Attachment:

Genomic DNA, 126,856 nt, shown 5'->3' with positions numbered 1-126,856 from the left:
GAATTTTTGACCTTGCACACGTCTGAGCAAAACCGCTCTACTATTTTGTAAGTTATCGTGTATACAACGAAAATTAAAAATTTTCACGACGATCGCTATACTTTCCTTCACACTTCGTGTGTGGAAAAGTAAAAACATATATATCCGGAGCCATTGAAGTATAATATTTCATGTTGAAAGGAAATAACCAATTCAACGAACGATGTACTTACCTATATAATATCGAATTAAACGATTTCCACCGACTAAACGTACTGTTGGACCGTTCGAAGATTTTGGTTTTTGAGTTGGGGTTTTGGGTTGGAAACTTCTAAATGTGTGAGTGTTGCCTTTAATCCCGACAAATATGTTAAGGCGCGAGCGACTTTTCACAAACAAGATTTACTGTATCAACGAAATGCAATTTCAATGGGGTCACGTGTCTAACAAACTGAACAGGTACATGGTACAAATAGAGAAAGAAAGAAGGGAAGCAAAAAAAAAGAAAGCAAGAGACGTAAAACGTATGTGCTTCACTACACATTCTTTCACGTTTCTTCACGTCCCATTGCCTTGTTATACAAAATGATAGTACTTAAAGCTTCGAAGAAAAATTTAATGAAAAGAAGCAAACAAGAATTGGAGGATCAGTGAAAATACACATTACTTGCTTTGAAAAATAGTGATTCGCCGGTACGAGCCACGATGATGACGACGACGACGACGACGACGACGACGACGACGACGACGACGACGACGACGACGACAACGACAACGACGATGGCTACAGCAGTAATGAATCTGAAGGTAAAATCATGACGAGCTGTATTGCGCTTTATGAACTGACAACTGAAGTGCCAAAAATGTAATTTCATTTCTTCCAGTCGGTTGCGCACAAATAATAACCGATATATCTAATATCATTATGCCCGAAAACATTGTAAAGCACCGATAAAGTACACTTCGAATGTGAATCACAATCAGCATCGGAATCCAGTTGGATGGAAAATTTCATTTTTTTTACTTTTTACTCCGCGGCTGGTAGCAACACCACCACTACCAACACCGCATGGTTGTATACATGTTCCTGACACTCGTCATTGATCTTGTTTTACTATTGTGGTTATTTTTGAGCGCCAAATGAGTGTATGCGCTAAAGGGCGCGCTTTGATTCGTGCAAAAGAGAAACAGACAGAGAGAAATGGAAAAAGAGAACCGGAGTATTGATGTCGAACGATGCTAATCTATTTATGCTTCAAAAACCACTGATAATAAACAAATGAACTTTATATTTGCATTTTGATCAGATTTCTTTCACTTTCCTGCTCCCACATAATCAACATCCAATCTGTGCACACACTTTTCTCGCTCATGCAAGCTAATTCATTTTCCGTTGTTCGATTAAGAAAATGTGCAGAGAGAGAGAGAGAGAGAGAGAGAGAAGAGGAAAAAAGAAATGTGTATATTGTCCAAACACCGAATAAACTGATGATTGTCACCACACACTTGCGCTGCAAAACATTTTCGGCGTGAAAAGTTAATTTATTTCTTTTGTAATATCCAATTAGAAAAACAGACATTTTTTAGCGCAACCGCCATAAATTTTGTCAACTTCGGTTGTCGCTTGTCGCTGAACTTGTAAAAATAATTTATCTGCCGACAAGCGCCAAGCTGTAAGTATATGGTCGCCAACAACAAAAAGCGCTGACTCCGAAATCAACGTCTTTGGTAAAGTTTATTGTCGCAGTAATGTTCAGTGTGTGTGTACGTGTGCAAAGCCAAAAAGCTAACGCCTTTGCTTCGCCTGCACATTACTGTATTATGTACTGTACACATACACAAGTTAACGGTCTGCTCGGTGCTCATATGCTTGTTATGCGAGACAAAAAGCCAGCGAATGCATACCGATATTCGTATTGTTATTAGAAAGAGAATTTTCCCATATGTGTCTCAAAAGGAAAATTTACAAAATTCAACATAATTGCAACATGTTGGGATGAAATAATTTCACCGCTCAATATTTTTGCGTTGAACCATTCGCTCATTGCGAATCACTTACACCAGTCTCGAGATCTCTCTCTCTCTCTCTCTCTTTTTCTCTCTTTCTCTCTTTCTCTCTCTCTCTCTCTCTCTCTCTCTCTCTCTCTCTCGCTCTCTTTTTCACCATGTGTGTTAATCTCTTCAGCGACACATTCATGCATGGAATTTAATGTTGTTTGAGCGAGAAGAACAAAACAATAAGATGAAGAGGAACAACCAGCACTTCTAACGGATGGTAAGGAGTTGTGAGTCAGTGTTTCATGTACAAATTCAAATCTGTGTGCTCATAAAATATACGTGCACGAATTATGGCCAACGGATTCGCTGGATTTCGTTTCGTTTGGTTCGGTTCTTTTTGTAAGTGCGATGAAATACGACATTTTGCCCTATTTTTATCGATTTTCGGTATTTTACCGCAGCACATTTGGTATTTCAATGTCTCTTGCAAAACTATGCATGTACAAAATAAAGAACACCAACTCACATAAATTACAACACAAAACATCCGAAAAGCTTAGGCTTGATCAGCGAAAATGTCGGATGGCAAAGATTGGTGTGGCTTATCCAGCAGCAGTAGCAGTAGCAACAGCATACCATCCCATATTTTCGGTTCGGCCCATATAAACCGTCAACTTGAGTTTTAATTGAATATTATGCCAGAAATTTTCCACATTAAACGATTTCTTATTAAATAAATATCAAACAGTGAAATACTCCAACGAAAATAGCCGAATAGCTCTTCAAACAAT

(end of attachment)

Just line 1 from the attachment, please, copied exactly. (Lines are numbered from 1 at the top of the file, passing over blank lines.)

Genomic DNA, 126,856 nt, shown 5'->3' with positions numbered 1-126,856 from the left: